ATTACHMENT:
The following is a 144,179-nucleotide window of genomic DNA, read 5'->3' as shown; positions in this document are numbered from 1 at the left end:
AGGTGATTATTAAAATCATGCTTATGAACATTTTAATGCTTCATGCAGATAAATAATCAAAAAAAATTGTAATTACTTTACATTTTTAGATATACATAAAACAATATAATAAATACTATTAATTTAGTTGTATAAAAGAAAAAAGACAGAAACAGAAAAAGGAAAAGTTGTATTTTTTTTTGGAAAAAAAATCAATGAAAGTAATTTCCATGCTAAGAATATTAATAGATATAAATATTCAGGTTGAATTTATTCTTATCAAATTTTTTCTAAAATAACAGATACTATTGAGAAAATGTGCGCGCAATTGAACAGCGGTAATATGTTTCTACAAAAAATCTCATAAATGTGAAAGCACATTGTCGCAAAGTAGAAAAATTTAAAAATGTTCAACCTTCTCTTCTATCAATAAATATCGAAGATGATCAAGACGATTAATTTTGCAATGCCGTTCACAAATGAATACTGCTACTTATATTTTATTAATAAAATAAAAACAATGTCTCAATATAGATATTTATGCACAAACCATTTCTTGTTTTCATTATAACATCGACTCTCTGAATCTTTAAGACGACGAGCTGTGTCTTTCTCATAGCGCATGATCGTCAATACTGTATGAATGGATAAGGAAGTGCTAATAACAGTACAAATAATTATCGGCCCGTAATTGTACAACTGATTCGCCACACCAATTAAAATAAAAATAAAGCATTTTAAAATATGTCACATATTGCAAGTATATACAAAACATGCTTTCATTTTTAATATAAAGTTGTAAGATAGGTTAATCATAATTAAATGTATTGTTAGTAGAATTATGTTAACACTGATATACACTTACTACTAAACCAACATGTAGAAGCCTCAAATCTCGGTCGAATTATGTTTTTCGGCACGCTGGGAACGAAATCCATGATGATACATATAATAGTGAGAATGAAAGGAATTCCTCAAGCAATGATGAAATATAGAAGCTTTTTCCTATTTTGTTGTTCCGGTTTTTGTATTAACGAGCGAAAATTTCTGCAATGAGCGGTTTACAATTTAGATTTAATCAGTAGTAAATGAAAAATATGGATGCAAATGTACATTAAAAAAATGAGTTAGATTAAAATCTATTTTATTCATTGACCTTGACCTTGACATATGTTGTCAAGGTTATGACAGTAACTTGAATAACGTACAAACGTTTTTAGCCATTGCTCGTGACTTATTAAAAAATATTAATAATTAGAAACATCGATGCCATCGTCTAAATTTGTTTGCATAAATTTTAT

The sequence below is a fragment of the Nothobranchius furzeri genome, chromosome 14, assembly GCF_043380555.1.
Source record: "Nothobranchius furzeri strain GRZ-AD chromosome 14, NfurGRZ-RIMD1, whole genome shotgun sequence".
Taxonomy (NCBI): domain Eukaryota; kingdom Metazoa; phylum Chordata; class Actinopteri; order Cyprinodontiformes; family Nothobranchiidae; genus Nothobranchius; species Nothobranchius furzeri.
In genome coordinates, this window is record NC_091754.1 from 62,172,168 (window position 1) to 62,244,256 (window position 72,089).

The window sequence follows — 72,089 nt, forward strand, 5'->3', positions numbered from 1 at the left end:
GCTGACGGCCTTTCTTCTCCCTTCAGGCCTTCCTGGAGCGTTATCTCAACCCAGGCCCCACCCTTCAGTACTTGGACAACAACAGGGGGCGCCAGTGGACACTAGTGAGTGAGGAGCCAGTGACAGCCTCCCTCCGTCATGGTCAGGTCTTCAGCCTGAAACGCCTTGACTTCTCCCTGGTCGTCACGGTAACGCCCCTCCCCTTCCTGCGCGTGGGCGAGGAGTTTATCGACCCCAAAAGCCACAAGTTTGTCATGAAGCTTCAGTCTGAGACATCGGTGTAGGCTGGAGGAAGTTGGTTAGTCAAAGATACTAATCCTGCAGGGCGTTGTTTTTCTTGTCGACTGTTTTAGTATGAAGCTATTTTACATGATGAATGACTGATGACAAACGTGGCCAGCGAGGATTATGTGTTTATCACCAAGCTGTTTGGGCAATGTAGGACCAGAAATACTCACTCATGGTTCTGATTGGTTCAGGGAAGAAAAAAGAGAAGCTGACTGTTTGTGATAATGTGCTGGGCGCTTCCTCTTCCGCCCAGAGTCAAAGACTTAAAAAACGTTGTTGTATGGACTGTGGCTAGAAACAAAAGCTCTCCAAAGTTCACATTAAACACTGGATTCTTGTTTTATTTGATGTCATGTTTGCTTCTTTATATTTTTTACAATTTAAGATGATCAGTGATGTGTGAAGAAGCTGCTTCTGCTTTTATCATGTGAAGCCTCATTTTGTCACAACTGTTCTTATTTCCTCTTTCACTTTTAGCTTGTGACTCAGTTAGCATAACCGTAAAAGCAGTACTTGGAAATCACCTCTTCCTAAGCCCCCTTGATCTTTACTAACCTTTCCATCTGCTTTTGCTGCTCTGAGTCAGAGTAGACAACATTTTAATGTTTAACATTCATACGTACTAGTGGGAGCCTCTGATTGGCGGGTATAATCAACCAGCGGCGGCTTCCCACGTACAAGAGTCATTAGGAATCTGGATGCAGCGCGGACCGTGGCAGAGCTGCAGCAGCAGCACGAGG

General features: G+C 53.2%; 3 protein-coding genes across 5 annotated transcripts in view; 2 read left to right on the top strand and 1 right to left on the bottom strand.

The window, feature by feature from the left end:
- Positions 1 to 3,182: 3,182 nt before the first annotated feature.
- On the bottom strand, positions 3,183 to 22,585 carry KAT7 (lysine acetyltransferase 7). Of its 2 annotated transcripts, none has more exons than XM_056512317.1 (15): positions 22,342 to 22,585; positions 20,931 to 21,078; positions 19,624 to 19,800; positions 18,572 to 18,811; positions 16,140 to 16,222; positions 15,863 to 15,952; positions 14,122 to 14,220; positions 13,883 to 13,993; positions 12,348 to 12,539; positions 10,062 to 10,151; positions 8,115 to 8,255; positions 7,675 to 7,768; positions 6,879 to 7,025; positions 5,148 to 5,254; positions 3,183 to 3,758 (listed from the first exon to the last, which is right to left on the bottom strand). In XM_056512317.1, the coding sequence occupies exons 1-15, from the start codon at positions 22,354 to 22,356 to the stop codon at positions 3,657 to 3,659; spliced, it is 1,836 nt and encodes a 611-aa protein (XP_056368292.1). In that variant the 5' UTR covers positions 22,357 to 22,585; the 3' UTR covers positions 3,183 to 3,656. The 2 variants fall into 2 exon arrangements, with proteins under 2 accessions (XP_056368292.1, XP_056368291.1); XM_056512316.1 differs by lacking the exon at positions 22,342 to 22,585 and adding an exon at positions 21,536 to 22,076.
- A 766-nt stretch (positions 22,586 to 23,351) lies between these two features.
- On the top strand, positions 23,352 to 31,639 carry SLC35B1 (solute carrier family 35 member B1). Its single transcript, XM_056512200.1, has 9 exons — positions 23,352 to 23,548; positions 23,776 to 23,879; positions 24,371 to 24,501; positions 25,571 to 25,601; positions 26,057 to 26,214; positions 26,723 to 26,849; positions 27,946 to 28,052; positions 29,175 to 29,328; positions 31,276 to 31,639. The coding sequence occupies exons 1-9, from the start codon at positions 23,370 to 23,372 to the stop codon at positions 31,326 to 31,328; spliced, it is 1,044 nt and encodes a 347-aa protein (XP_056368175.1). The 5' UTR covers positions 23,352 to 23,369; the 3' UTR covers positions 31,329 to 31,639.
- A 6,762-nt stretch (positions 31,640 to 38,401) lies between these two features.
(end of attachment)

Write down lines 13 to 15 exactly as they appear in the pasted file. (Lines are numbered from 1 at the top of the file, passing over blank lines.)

- A 766-nt stretch (positions 22,586 to 23,351) lies between these two features.
- On the top strand, positions 23,352 to 31,639 carry SLC35B1 (solute carrier family 35 member B1). Its single transcript, XM_056512200.1, has 9 exons — positions 23,352 to 23,548; positions 23,776 to 23,879; positions 24,371 to 24,501; positions 25,571 to 25,601; positions 26,057 to 26,214; positions 26,723 to 26,849; positions 27,946 to 28,052; positions 29,175 to 29,328; positions 31,276 to 31,639. The coding sequence occupies exons 1-9, from the start codon at positions 23,370 to 23,372 to the stop codon at positions 31,326 to 31,328; spliced, it is 1,044 nt and encodes a 347-aa protein (XP_056368175.1). The 5' UTR covers positions 23,352 to 23,369; the 3' UTR covers positions 31,329 to 31,639.
- A 6,762-nt stretch (positions 31,640 to 38,401) lies between these two features.